While many new real estate companies often receive funding from venture capital partnerships dating back to the 1970s and ‘80s, or simply mortgages which mean loan capital, Heri Homes, a five-year-old local real estate company has a different story to tell.
For Kimotho Kimani, Heri Homes CEO the mention of the word mortgage makes his skin crawl. When asked what he prefers between a mortgage and social capital when buying a property, his answer was blunt; “Unless you work in a bank where you are entitled to a loan of six per cent, please avoid loan mortgages like you can drop a hot potato.
Mortgages for people who depend on their meagre monthly salary can become a major liability in the future.” Speaking to Boma at a recent ground breaking ceremony for a housing project in Mwimuto, Lower Kabete, Kimani said that mortgages, besides being liabilities, attract unnecessary huge interests.
Heri Homes’ upcoming project, illustrates his vision to pool interested investors, avoid debt equity and grow together. The wealthy are often the only ones to penetrate the property market, buying plots to develop into houses, which are then sold at exorbitant prices, making the middle class resort to loans.
Costing them almost double the price that social capital ventures would. Social capital investment refers to partners pooling resources to build houses in a cost effective model at affordable rates. With these cheaper ways of owning a home coming up, Kimani says many Nairobians are slowly achieving their dreams.
“Everyone benefits, the rich included, with the social capital kind of investment to owning houses,” notes Kimani, adding: “With social capital, you don’t need to go to the bank for a loan, you only need to bring together interested investors to get the cash needed to put an apartment.”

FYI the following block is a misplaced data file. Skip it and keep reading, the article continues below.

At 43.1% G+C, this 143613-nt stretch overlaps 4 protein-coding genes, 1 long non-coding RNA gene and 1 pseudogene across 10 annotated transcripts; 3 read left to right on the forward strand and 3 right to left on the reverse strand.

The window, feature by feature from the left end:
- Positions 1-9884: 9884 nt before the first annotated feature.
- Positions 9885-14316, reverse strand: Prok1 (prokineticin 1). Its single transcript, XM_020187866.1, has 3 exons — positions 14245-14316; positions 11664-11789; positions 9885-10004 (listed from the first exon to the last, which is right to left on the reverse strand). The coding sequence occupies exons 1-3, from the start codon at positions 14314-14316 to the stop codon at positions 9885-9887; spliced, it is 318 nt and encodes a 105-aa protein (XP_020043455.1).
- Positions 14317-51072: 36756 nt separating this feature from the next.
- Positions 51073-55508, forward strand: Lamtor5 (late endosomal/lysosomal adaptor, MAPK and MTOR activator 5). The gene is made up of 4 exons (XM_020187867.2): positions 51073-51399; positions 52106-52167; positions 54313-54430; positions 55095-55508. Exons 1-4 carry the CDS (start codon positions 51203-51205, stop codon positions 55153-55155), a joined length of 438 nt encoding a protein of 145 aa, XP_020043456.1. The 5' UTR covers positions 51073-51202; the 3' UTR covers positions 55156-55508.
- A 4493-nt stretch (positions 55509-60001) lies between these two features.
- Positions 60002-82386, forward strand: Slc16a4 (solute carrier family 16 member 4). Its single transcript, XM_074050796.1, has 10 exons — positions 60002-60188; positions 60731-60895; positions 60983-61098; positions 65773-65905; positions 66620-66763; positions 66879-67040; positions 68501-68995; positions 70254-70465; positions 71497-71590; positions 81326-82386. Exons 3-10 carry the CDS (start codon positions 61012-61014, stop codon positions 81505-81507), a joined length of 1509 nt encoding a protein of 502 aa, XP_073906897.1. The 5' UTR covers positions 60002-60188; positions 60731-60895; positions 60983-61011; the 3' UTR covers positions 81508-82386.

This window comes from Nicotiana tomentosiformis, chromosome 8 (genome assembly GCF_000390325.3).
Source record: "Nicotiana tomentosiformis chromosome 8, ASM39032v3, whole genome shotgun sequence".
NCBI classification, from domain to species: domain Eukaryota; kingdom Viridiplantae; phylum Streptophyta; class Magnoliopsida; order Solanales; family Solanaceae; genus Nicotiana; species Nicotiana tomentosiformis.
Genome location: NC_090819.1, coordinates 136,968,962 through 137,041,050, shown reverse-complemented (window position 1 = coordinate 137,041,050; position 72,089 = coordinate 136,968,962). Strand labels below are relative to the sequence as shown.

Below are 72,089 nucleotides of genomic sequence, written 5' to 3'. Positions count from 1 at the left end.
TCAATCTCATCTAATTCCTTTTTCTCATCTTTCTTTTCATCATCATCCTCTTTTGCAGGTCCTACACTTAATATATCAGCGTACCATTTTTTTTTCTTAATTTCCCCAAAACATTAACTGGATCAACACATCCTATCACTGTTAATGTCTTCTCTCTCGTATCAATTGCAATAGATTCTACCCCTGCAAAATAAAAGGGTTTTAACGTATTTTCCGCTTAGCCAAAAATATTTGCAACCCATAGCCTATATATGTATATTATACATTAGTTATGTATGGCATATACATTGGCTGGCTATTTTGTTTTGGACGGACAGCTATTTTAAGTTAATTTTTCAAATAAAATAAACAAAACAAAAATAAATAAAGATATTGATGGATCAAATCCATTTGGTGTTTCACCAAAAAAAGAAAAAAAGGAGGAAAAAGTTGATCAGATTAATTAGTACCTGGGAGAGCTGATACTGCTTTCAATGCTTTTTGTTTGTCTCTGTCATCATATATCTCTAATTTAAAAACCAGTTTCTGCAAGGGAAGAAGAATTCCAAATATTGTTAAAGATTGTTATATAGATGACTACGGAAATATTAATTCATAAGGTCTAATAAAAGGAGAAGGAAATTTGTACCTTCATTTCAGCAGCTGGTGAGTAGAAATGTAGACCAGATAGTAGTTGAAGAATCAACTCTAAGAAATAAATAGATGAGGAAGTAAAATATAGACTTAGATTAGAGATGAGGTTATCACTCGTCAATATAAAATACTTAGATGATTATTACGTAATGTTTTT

The Kitisuru View Apartments is such a venture, where the model enables people who dream of owning a house do so at almost half the the market rate. “It’s better to avoid a mortgage where one pays double the price of purchase.
The company is helping the middle class in the country develop through this form of investment. Partners pool resources together and build apartments at affordable rates with us,” he explained comparisons between loan purchase as opposed to social capital investment.
Marketing director of Heri Homes Paul Mugo reiterates; “We are enabling Kenyans to build trust. They come together to either contribute to build apartments like the Kitisuru apartments and in the end save a lot of money and energy.
The uniqueness of this model is every citizen and in particular Nairobian’s can own houses at almost half the price in the current market rates,” he explains. According to Mugo, with this model, everyone can be an investor; from those who earn Sh 40,000 to Sh500,000.
This is the group that is most likely to go for loans or mortgages from banks to either buy or build property. “The new model is all about financial freedom because under mortgage or loans terms, one incurs a liability that attracts huge interest and debts,” he added.
The bottom-line is, with the high interest rates and inflation, Kenyans are encouraged to build trust with one another rather than with banks or a job which could be lost at any time.